Why I photograph weddings
I have always been into photography. I had my first camera when I was able to purchase ones Zenith model if I recall. Heavy as a brick and completely manual. My then brother-in-law Tony Cockerill introduced me to this art. Tony was an Engineer at the time and being older than me he was using Canon models. Around 2003 I was able to build a darkroom in my garage. Digital started to boom and so I purchased old equipment, an enlarger the size of a coat-stand, chemical baths, all manner of 'stuff'. I remember my first B&W negative that I developed. A group of swans by a river. I was amazed as the negatives as they developed and I fixed them in the tray. Then when I printed it into a 10 x 8" print I was blown away. I still have it on the wall of my now abandoned darkroom. Eventually I purchased a Bronica Medium Frame camera and experimented with larger prints. Then Canon introduced the EOS 20D. I had a test and was hooked. To see the picture there and then was a whole new leap into the unknown and I embraced it.
In the meantime my life carried on as it does. I was coming to a point where I had an opportunity to retire early and do whatever I wanted. A few years before this I had been thinking about what I could do if I retired at 55. In 2011 I was invited as a guest to a friends and colleagues wedding. Michelle and Mike were getting married and the venue was in Cornwall. By then I had a Canon 500D model with a decent 18-200mm lens. I took it with me to the wedding and snapped away just enjoying myself. It became clear though that the 'official photographer' had only an entry level camera, no flash gun and a limited lens so I did my best to cover her without her realising. Some weeks after the wedding I gave Michelle a DVD of my photos. She was overjoyed. That picture at the head of this page was my favourite from that wedding.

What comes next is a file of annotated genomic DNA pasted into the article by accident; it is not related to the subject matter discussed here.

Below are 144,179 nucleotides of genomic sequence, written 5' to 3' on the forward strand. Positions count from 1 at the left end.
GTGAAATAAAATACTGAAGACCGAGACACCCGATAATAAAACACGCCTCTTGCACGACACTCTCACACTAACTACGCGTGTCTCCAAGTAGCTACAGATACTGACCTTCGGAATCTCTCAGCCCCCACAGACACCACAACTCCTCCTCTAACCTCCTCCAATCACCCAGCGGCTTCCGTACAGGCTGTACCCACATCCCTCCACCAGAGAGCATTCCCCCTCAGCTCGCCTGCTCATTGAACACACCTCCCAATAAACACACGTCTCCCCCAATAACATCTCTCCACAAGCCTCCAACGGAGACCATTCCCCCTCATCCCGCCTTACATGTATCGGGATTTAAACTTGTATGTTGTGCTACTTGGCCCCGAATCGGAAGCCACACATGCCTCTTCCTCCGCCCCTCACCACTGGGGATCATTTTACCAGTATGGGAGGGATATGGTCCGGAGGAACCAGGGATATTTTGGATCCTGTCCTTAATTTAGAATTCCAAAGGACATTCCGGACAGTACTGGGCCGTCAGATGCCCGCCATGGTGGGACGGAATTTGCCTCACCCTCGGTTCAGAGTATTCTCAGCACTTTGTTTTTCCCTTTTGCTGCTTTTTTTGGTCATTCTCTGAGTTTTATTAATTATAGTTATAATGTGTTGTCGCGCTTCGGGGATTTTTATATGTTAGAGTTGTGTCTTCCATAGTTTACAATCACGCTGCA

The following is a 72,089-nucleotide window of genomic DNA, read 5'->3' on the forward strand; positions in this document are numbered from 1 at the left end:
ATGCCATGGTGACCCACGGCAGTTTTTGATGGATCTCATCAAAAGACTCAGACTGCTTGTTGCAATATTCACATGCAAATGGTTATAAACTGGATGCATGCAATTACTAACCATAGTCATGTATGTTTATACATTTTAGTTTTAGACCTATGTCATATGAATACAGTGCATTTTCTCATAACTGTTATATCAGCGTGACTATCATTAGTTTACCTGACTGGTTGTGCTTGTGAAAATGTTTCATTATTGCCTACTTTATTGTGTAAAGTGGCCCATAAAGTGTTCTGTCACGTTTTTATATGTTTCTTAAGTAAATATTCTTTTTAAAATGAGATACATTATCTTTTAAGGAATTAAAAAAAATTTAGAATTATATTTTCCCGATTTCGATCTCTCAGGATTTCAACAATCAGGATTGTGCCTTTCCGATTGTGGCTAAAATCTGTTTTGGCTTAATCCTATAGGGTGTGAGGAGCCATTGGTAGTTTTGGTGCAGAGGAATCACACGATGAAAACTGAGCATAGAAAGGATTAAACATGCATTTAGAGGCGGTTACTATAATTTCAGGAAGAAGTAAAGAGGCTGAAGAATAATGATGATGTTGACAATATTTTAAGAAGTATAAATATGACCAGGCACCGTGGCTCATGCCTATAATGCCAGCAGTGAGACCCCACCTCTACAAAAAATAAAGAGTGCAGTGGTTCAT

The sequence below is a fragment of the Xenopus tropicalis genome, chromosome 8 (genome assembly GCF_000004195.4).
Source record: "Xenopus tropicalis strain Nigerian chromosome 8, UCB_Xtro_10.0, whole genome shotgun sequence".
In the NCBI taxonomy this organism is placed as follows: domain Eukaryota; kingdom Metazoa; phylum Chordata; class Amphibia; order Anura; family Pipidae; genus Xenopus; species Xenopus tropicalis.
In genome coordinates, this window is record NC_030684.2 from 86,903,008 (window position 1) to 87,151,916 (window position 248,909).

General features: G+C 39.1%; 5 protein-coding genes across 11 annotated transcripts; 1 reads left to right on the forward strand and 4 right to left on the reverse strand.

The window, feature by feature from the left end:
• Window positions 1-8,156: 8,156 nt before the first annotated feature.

I never forgot that wedding and the idea that I could become a wedding photographer was lodged at the back of my mind. In 2014 I decided to buy a Canon EOS5D MK3 with some decent lenses. This was an expensive gamble and a leap into the unknown because at this point I had no idea what was involved. Then I walked past a local wedding photography studio based in my own town. I thought, 'nothing to lose' and went in. I spoke to the owner Simon Stewart and asked him if he wanted a hand. to my surprise he said yes and took me on as an unpaid 2nd shooter. Over the next year I joined Simon at several of his weddings and took my own photos. I absolutely loved it. Every wedding I went to I was overjoyed by the happy energy I encountered every time. I loved the buzz and the fact that I was giving couples something that no-one else could; 'memories'. In 2016 I decided to go it alone and set up my own website, touted for my own clients and here I am. It's 2017 and I have now booked enough weddings for this year to keep me in pocket money and started to book for 2018.
I don't do it for a living. For me it's a passion and I can't believe I get paid for it. I'd do it for free but my wife won't let me.